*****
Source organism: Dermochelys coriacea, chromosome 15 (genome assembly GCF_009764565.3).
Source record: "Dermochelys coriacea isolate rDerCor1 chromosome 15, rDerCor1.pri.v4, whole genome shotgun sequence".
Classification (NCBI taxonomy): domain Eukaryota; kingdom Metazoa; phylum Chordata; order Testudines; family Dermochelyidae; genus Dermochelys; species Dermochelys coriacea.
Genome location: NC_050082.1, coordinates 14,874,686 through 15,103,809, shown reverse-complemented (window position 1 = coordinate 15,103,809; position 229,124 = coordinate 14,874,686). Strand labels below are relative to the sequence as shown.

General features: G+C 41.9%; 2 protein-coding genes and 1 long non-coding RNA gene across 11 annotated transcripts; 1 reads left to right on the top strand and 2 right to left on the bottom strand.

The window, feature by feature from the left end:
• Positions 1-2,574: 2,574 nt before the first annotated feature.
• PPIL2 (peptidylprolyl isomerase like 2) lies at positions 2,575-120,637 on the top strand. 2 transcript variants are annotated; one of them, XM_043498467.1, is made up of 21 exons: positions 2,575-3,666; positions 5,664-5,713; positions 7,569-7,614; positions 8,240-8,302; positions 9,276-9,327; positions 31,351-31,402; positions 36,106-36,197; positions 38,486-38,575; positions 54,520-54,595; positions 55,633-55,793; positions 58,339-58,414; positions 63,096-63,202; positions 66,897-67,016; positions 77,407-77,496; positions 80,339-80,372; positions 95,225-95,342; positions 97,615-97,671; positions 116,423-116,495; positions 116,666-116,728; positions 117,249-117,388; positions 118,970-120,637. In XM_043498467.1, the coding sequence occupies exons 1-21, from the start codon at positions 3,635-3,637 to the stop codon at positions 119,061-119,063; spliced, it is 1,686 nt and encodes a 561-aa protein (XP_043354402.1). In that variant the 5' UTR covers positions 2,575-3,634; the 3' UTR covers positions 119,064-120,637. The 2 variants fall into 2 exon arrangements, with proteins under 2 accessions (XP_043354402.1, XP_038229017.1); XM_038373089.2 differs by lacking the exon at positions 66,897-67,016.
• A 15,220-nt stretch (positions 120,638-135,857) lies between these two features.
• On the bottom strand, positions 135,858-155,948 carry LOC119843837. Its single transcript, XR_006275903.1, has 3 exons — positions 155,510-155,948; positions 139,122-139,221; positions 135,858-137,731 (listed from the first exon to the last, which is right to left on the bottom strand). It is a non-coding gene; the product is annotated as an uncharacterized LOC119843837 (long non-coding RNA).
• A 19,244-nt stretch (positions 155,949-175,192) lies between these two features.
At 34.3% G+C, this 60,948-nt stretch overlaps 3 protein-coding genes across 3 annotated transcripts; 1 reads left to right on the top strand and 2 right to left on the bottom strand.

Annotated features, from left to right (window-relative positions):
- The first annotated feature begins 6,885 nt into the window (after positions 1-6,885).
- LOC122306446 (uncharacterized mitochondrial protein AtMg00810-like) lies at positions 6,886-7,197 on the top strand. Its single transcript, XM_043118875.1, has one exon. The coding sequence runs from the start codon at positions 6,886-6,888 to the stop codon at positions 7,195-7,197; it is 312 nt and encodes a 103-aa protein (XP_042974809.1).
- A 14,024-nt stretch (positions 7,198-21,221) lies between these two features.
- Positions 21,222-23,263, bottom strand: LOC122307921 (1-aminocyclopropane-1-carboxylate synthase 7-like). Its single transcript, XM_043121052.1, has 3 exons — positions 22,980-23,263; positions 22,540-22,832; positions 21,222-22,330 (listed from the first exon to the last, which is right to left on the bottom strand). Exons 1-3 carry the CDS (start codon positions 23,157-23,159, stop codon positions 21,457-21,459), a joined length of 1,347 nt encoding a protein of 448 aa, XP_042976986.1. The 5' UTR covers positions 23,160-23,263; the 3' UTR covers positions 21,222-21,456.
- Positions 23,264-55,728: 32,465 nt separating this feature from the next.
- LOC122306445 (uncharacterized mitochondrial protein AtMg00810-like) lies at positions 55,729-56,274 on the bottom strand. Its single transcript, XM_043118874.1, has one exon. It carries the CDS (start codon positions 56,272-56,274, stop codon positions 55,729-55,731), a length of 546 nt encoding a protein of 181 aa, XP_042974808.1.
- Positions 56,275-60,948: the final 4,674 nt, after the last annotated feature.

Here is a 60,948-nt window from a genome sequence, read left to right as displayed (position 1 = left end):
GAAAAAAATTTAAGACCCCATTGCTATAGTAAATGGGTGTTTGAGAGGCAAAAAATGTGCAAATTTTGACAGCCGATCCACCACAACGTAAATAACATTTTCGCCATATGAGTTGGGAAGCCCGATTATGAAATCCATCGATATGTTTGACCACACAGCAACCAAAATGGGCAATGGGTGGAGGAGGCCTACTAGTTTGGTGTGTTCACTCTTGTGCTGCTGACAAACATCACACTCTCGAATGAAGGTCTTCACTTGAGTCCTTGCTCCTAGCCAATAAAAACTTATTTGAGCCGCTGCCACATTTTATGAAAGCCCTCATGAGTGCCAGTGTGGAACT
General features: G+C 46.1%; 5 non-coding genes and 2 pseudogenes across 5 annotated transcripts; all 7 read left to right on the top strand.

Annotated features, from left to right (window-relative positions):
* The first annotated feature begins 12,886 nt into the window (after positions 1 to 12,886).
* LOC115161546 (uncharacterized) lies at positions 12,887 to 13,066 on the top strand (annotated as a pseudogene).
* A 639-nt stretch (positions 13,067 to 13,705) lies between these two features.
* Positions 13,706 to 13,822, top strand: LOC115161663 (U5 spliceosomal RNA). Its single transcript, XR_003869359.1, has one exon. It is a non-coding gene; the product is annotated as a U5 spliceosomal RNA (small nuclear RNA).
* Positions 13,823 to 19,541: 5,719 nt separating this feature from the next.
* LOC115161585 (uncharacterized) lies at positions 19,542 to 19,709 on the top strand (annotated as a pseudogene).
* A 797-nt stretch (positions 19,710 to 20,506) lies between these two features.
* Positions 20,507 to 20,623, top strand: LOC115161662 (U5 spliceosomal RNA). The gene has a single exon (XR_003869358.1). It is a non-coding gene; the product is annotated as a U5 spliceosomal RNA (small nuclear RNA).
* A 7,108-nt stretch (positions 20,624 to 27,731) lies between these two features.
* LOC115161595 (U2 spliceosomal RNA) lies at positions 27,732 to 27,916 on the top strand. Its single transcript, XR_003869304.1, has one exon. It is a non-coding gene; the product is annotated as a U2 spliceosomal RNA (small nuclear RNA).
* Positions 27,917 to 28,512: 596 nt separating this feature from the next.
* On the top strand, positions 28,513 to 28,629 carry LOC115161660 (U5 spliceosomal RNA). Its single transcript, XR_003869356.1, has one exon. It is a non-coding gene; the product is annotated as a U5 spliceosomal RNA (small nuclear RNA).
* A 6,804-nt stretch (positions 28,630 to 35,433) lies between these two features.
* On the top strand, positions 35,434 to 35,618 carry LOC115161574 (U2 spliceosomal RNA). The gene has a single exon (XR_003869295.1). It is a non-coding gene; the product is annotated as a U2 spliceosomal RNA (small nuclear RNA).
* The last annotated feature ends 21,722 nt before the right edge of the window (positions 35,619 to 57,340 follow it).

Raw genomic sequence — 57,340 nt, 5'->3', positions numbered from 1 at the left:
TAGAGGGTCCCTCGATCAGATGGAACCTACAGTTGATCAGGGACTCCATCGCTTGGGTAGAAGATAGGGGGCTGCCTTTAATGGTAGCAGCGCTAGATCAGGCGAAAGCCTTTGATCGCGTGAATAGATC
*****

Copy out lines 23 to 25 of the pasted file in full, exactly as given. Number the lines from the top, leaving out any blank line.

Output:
General features: G+C 46.1%; 5 non-coding genes and 2 pseudogenes across 5 annotated transcripts; all 7 read left to right on the top strand.

Annotated features, from left to right (window-relative positions):
* The first annotated feature begins 12,886 nt into the window (after positions 1 to 12,886).